Tyler Brûlé calls out crappy Singapore restaurant service

Fans who flocked to last year’s pop-up Monocle store at Books Actually, may have to wait a while to see a Monocle café in Singapore. In an interview in today’s Straits Times (sadly it’s behind their paywall), the hipster-everyone-loves-to-hate said that, although they’re exploring adding to their Tokyo and London branches here, “it’s hard to find Singaporeans who are committed [to being part of their brand].” The founding father of Wallpaper* goes on to say that “Singapore is very different from Japan, where there’s a growing culture of young people who are assertive about their choices. It’s a respectable option if you want to run a café… Singaporeans see it a little differently…such jobs are for the labor classes.”

This isn’t the first time Brûlé has called Singapore out for not delivering the goods. In 2011 and again last year he bemoaned the lack of exciting hotel options here in his FT column. Nor is the dreadful standard of service in so many Singapore establishments anything new. (Check out our story from way back in 2010 for more.)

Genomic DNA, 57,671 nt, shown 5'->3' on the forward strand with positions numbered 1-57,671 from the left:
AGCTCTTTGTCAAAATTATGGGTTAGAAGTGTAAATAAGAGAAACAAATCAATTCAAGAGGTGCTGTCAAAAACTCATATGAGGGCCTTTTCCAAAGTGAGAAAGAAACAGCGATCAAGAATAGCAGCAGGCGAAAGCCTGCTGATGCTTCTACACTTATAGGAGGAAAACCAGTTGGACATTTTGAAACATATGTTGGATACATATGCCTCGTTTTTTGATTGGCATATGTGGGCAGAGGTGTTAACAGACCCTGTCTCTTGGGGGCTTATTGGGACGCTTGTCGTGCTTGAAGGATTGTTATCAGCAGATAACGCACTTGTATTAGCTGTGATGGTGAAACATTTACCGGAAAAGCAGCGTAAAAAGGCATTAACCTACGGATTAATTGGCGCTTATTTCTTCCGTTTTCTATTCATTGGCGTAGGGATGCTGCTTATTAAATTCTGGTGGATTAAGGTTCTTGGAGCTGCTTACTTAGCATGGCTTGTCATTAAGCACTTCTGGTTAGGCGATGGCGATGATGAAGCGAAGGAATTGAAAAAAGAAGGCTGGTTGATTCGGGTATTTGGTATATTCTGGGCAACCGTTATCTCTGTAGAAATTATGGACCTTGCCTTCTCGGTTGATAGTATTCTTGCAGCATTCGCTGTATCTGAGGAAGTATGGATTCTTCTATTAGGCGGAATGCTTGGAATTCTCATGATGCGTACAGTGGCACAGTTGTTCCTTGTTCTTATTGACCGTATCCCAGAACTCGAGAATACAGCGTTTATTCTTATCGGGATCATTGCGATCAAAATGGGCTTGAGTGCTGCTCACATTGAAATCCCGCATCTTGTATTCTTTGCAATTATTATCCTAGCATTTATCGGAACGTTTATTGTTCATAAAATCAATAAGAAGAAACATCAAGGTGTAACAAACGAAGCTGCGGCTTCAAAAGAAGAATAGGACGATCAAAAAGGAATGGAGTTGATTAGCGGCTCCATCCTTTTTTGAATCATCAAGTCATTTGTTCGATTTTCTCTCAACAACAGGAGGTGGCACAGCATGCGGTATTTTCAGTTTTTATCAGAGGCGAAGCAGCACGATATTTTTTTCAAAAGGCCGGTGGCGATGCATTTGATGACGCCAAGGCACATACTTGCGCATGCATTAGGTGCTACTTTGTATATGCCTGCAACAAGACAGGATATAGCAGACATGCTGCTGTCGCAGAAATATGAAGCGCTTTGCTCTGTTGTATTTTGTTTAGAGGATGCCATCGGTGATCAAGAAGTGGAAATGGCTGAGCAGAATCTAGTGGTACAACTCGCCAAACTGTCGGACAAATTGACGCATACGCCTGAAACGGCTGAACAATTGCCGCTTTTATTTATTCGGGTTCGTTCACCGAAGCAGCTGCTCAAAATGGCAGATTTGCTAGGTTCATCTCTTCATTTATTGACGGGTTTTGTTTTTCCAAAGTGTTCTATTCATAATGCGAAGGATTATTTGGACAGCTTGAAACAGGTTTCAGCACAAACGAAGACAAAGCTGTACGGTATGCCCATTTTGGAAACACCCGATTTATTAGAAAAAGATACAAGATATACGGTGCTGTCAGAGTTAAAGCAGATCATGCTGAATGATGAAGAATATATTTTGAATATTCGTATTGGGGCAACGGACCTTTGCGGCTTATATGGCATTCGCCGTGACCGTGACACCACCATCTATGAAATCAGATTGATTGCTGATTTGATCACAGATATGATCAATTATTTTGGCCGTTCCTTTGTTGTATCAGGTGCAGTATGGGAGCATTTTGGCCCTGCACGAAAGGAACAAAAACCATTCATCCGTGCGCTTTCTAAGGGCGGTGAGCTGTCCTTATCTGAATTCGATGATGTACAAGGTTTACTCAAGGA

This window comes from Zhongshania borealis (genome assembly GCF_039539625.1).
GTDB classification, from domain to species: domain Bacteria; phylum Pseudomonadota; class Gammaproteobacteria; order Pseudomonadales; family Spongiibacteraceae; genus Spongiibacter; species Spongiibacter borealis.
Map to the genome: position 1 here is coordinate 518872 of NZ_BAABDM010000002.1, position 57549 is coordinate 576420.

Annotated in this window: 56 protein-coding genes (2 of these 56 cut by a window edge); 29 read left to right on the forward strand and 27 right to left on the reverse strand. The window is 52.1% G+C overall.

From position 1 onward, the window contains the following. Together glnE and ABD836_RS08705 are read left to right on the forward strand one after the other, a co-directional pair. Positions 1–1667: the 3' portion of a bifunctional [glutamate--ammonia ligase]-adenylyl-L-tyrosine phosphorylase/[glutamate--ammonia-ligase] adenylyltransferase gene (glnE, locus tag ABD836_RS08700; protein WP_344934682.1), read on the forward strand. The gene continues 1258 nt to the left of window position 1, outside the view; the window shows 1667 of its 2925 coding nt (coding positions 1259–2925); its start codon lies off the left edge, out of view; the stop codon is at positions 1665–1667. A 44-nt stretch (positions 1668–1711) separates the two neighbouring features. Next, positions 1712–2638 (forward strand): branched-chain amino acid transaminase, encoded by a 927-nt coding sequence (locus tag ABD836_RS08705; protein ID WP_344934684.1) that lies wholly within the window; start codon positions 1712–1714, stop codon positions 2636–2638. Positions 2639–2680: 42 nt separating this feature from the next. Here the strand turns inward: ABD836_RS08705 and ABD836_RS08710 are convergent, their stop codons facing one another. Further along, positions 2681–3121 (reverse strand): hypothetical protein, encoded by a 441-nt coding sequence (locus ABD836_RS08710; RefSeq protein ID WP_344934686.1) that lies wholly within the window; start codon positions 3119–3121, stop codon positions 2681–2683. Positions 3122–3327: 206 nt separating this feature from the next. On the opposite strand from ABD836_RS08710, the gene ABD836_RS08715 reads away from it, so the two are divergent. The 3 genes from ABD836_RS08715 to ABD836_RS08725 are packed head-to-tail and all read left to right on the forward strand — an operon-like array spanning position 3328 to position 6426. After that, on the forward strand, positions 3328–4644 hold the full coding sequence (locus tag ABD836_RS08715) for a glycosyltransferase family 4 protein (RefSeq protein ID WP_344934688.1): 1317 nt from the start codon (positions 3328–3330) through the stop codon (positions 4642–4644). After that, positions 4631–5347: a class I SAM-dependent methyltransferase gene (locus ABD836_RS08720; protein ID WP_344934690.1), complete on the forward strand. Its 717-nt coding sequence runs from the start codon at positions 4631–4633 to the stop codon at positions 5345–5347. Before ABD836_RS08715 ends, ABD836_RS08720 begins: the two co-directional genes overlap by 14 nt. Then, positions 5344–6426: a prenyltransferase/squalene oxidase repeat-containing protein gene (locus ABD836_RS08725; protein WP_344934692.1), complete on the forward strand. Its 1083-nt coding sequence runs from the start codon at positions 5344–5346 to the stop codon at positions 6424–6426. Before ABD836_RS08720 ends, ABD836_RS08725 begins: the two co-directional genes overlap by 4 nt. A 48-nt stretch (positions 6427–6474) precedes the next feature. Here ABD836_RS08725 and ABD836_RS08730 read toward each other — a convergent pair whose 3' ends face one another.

But there might be some light at the end of the tunnel. Dough&Grains won last year’s inaugural Happiness Served campaign in Tiong Bahru, in which F&B outlets vied for social media love from happy customers. And we have it on good authority that the campaign will be returning this year, with the possibility of different districts of Singapore competing against one another to see whose service standards are up to scratch.